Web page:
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What drives productivity in Tanzanian manufacturing firms: technology or institutions?

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  • Goedhuys, Micheline

    ()
    (UNU-MERIT)

  • Janz, Norbert

    ()
    (UNU-MERIT)

  • Mohnen, Pierre

    ()
    (UNU-MERIT)

Abstract

Using the rich micro data set of the World Bank Investment Climate Survey, this paper examines the determinants of productivity among manufacturing firms in the context of a least developed country, Tanzania. In particular it seeks to evaluate the importance of technological variables - such as R&D, education and training, innovation, foreign ownership, licensing and ISO certification - and institutional variables – such as access to credit, health of the workforce, regulation and business support services. Among the technological variables, R&D, and innovations in the form of new products or processes fail to produce any significant impact, and only foreign ownership, ISO certification and high education of the management appear to affect productivity. Some of the institutional variables on the contrary are highly significant and robust to different specifications of the model. As such, formal credit constraints, administrative burdens related to regulations and a lack of business support services seem to depress productivity, while membership of a business association produces the opposite effect. The results of a quantile regression further indicate that the educational level of the managers and access to formal credit are significant for the less productive firms only, whereas for the more productive firms it is having an ISO certification or being a member of a business association that are the significant determinants.

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Bibliographic Info

Paper provided by United Nations University - Maastricht Economic and Social Research Institute on Innovation and Technology (MERIT) in its series MERIT Working Papers with number 037.

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Date of creation: 2006
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Handle: RePEc:unm:unumer:2006037

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Keywords: Development; Productivity; Innovation; Institutions;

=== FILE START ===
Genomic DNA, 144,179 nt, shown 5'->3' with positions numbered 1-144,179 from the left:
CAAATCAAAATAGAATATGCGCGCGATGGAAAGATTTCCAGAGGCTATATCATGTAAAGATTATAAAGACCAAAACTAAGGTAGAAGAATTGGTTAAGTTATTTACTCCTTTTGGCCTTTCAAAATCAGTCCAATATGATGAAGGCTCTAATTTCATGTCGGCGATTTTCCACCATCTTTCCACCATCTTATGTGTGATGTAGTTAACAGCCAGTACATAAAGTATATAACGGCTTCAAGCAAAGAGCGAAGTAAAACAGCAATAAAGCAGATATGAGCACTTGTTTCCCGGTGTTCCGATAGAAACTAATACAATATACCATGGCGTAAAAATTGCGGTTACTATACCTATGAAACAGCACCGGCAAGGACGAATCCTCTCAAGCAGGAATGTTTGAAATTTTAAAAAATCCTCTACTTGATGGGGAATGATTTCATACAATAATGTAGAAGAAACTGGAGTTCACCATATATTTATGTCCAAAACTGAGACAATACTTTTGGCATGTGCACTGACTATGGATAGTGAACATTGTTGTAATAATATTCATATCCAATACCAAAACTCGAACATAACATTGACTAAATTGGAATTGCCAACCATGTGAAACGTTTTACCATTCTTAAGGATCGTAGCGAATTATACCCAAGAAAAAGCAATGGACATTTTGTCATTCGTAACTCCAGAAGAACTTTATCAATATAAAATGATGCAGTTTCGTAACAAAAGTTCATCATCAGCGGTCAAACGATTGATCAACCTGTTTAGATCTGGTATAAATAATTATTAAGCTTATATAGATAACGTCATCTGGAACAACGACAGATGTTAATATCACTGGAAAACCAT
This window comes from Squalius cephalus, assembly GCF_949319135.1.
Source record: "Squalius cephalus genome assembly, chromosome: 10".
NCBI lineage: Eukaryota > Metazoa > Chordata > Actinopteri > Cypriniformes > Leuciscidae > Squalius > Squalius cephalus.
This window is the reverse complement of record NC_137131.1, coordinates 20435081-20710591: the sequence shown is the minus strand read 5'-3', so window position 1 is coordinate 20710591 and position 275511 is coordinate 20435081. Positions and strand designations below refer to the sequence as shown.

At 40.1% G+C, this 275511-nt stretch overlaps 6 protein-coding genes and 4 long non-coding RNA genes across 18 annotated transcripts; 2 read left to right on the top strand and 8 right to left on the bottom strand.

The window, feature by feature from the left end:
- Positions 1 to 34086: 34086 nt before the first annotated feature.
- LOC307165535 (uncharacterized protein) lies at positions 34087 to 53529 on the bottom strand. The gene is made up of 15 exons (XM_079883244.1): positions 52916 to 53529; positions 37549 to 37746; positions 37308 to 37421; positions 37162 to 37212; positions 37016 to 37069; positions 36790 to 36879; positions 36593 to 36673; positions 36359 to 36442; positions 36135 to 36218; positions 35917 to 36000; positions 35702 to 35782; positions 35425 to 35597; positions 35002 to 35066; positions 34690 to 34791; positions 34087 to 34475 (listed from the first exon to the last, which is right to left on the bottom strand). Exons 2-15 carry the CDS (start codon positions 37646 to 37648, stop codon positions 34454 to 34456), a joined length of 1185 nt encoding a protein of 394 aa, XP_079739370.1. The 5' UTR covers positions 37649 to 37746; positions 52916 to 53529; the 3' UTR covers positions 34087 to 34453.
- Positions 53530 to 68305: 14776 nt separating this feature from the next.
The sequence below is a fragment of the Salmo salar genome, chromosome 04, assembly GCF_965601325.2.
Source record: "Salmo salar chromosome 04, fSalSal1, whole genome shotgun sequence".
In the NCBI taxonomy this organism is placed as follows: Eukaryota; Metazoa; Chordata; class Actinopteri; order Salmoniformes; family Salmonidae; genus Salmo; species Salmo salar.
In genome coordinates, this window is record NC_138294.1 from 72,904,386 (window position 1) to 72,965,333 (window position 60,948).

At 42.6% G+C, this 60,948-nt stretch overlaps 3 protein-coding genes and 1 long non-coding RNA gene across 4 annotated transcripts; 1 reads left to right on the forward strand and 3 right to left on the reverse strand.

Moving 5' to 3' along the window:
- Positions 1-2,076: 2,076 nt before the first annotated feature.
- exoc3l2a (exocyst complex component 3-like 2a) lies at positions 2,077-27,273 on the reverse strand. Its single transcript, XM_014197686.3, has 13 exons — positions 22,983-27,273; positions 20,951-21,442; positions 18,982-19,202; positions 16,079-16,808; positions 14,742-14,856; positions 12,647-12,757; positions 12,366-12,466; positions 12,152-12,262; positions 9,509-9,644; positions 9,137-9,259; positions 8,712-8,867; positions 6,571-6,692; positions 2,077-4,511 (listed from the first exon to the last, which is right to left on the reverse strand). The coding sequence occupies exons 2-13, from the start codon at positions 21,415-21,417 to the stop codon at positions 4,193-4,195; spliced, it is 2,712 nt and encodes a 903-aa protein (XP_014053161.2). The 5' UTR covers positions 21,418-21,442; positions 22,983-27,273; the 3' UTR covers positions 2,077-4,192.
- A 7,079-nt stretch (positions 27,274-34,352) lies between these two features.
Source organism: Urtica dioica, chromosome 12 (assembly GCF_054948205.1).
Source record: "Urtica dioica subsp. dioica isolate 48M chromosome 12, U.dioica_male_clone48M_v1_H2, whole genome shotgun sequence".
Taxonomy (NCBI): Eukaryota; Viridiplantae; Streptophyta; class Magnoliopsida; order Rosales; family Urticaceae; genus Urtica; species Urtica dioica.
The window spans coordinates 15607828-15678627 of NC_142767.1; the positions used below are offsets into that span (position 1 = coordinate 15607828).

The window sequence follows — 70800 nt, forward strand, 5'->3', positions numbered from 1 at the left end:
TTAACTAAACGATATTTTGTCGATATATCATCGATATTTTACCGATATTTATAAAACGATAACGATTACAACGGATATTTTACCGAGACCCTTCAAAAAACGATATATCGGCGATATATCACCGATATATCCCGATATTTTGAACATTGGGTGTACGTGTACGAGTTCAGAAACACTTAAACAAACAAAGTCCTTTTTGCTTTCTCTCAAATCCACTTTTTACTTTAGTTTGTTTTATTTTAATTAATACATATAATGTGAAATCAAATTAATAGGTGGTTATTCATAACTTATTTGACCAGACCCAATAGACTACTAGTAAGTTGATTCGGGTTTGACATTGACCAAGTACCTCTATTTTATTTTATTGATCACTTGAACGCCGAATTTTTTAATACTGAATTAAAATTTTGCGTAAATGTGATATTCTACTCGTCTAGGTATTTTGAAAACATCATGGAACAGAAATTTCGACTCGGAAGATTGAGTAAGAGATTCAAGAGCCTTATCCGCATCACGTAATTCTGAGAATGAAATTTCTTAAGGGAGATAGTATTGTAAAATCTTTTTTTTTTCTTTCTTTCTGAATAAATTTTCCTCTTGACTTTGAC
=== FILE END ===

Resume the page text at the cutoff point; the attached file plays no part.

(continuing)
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References

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  1. James Tybout, 1999. "Manufacturing Firms in Developing Countries: How Well Do They Do, and Why?," Development and Comp Systems 9906001, EconWPA, revised 10 Jun 1999.
  2. Almeida, Rita & Fernandes, Ana Margarida, 2006. "Openness and technological innovations in developing countries : evidence from firm-level surveys," Policy Research Working Paper Series 3985, The World Bank.
  3. Mello, Marcelo & Perrelli, Roberto, 2003. "Growth equations: a quantile regression exploration," The Quarterly Review of Economics and Finance, Elsevier, Elsevier, vol. 43(4), pages 643-667.
  4. Banerjee, Abhijit V. & Duflo, Esther, 2005. "Growth Theory through the Lens of Development Economics," Handbook of Economic Growth, Elsevier, in: Philippe Aghion & Steven Durlauf (ed.), Handbook of Economic Growth, edition 1, volume 1, chapter 7, pages 473-552 Elsevier.
  5. Johannes Van Biesebroeck, 2003. "Exporting Raises Productivity in Sub-Saharan African Manufacturing Plants," NBER Working Papers 10020, National Bureau of Economic Research, Inc.
  6. Moshe Buchinsky, 1998. "Recent Advances in Quantile Regression Models: A Practical Guideline for Empirical Research," Journal of Human Resources, University of Wisconsin Press, vol. 33(1), pages 88-126.
  7. Cohen, Wesley M & Levinthal, Daniel A, 1989. "Innovation and Learning: The Two Faces of R&D," Economic Journal, Royal Economic Society, Royal Economic Society, vol. 99(397), pages 569-96, September.
  8. Koenker,Roger, 2005. "Quantile Regression," Cambridge Books, Cambridge University Press, Cambridge University Press, number 9780521845731.
  9. Lall, Sanjaya, 1992. "Technological capabilities and industrialization," World Development, Elsevier, Elsevier, vol. 20(2), pages 165-186, February.
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Cited by:
  1. Menon, Nidhiya, 2011. "Got Technology? The Impact of Computers and Cell Phones on Productivity in a Difficult Business Climate: Evidence from Firms with Female Owners in Kenya," IZA Discussion Papers 5419, Institute for the Study of Labor (IZA).
  2. Goedhuys, Micheline & Sleuwaegen, Leo, 2009. "High-Growth Entrepreneurial Firms in Africa: A Quantile Regression Approach," Working Paper Series, World Institute for Development Economic Research (UNU-WIDER) UNU-WIDER Research Paper , World Institute for Development Economic Research (UNU-WIDER).

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